If they want to see fairness in the tax system then they should start by putting VAT on booze in the Palace of Westminster and taxing Ministers for ‘Company / Taxpayer Chauffeur’ driven cars.

    7. NickC
      November 16, 2017

      Lifelogic, I’m not convinced that the Remains can follow such basic logic. After all our own government is timidly pleading for is a zero-tariff free-trade agreement with the EU. Which the Remains say we desperately need. But that deal is no different to a WTO deal where we (UK/EU) agree zero tariffs and register it with the WTO as an RTA.

  3. Duncan
    November 16, 2017

    Personally, the economy is a side issue. By a considerable margin the most important issues at stake are that ECJ jurisdiction is removed entirely from the shores of the UK, the supremacy of British parliamentary rule is reinstated and the absolute supremacy of British law once again reigns within our controlled borders. It is a legal state of affairs enjoyed by hundreds of nations around the globe.

    Extinguish the presence of the ECJ and the EU from our lands. They are political, poisonous, pernicious and offensive to a supposed sovereign nation.

    Disinfect the British legal system of all EU law, tone and influence.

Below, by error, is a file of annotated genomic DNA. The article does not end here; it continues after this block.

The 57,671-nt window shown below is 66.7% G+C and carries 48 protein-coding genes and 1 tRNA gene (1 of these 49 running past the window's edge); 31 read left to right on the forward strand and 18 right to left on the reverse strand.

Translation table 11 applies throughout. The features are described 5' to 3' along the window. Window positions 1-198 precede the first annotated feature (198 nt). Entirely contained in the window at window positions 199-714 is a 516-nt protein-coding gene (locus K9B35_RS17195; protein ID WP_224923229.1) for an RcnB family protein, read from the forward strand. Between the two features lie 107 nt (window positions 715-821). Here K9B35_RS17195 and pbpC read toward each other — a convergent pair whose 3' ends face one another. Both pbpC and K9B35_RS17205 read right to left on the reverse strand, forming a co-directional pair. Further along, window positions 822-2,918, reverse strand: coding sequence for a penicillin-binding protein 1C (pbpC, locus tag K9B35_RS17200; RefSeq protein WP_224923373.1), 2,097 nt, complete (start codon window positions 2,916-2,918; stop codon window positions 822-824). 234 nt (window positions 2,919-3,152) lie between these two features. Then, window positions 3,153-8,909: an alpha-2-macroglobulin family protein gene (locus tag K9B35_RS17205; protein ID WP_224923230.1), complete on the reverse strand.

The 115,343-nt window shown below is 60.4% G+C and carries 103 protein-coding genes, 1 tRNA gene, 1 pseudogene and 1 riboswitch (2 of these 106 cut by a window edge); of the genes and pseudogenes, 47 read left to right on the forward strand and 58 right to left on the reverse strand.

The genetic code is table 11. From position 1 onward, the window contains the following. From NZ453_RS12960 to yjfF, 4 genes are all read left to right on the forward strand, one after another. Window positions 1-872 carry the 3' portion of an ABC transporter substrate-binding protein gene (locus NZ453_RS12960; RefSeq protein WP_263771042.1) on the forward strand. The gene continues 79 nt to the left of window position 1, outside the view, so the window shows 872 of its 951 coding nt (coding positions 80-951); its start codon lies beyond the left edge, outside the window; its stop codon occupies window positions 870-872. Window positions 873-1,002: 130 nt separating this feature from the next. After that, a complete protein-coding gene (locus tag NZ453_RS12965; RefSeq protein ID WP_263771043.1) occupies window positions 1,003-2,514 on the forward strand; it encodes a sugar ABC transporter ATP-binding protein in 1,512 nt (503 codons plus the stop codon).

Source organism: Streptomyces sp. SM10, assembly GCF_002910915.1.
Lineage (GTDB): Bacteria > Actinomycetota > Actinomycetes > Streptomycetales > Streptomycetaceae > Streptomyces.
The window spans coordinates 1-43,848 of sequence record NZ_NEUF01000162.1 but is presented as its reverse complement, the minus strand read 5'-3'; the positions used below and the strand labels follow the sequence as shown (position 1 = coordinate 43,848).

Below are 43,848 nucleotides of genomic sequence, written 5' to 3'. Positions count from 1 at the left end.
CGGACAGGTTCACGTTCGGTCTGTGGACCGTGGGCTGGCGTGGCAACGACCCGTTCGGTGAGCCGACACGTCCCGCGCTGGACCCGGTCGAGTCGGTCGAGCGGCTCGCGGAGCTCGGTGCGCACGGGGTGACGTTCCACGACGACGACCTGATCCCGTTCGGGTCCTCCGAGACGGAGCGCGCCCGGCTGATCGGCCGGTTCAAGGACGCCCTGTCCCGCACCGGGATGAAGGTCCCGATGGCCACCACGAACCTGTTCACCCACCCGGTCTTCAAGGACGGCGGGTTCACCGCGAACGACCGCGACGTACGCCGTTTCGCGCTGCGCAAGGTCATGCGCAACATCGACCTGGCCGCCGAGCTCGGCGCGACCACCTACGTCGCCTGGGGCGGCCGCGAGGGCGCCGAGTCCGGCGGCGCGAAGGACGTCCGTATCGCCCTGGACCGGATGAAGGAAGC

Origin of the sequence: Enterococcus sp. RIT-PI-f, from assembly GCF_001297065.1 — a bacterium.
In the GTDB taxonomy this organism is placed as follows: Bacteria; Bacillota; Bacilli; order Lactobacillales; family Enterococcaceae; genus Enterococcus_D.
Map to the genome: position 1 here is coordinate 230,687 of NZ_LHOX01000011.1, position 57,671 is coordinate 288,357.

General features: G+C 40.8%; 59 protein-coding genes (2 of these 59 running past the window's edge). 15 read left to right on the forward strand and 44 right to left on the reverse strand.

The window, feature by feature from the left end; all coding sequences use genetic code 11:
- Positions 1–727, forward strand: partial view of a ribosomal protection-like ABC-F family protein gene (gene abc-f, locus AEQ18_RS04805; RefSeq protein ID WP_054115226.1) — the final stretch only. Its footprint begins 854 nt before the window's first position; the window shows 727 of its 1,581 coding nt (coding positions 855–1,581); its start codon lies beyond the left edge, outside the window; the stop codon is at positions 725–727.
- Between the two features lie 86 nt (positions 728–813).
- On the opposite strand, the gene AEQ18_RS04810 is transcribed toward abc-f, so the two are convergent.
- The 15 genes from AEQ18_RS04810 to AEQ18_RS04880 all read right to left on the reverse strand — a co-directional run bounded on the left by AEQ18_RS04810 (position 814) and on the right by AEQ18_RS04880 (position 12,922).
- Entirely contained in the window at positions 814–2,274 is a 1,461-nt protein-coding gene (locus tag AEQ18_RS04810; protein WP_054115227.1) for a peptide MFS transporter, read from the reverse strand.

I love Europe, its people and its diverse cultures. I travel to Europe all the time but I despise the EU and all it stands for.

    Europe is not the EU

    Thanks John for keeping us informed.

    1. DaveM
      November 16, 2017

      Echo that 100%.

      1. Hope
        November 16, 2017

        Agree. Carney at it again today. I am coming to the view it is with government connivance to condition our minds for a bad deal. Most leaders would have sacked him. He has got all his predictions and forecasts wrong yet is being very political.

      2. Chris
        November 16, 2017

        …and I too, Duncan.

    2. turboterrier
      November 16, 2017

      @ Duncan

      Very well said

    3. Peter Wood
      November 16, 2017

      Quite right! It seems many are confusing the two issues; sovereignty and trade. Sovereignty is more important than trade, accept that and confirm the departure date now, then all who trade now where the goal posts are. Make WTO terms the default trading arrangement (there is no intention by the EU bureaucracy to accept a FTA), fund and plan for it with the intention to improve if possible.

      1. Peter Wood
        November 16, 2017


      2. DiscoveredJoys
        November 16, 2017

        Even if ‘the EU’ create an acceptable trade agreement I suspect that there are too many rEU countries who will be only too willing to vote against it. The Eurocrats are in the strange position of being too powerful and too ineffective at the same time. A quantum superstate where you can’t tell if it is alive or dead.